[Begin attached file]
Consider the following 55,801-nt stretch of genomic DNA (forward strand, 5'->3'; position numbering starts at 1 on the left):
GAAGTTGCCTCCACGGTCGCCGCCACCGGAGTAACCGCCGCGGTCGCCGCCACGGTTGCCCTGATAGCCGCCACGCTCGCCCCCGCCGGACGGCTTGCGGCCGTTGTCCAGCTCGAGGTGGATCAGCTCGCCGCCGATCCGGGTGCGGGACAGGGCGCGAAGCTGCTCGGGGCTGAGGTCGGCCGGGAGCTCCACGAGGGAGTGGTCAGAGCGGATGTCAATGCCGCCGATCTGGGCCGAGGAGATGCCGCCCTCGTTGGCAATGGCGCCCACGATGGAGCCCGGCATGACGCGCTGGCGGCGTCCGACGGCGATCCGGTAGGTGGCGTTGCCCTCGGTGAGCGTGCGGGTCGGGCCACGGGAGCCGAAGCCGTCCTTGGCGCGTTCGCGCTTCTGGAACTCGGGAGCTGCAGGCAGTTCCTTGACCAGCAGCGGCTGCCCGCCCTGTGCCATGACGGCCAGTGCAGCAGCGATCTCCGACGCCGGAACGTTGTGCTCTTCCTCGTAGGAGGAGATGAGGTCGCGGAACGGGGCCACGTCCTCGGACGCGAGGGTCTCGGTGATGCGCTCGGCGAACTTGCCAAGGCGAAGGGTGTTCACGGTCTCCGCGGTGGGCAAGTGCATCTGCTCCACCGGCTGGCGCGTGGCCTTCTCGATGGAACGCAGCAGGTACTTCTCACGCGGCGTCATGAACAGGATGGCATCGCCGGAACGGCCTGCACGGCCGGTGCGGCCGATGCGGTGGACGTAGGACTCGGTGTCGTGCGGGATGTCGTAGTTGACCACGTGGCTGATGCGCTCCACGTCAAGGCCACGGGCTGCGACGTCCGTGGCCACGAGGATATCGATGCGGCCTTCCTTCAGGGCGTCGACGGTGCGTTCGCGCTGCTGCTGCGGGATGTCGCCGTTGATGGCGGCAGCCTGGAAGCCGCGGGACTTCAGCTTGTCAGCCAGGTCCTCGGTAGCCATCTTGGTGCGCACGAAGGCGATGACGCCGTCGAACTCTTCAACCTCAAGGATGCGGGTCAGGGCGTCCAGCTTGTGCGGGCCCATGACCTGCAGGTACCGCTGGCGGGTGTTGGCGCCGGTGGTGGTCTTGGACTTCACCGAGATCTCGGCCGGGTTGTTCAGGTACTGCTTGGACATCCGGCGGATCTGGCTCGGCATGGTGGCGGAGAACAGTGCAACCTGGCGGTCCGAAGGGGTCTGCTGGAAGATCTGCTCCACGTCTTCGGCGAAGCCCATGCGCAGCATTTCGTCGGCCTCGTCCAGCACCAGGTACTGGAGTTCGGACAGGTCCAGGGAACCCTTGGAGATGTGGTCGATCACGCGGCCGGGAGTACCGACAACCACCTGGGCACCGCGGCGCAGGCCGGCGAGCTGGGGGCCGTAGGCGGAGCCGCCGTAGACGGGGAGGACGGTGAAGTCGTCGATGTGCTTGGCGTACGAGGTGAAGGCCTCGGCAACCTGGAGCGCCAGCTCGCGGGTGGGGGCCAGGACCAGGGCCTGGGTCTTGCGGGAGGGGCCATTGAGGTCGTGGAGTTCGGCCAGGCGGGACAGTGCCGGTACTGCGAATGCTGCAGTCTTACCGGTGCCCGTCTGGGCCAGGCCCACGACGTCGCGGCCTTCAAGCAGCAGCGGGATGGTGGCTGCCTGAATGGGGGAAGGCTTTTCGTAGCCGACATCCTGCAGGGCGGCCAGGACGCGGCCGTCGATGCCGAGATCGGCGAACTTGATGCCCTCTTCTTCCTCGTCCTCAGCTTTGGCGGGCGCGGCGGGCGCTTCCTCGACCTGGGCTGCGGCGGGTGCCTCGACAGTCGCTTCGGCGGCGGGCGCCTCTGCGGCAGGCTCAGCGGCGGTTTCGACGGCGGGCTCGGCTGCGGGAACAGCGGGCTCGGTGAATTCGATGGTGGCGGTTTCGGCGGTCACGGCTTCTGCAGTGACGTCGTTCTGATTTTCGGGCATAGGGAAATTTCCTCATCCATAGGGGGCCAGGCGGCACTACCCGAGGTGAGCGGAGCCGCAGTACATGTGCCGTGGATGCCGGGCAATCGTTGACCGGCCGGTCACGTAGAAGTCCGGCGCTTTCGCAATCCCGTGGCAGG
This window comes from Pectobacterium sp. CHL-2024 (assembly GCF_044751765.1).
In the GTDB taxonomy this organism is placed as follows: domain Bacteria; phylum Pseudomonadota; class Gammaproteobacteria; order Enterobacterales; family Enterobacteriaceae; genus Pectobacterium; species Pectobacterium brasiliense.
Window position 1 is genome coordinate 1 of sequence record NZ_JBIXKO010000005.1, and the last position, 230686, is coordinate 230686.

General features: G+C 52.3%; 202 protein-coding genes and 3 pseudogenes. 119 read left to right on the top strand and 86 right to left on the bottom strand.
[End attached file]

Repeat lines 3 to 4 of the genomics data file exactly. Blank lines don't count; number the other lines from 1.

This window comes from Pectobacterium sp. CHL-2024 (assembly GCF_044751765.1).
In the GTDB taxonomy this organism is placed as follows: domain Bacteria; phylum Pseudomonadota; class Gammaproteobacteria; order Enterobacterales; family Enterobacteriaceae; genus Pectobacterium; species Pectobacterium brasiliense.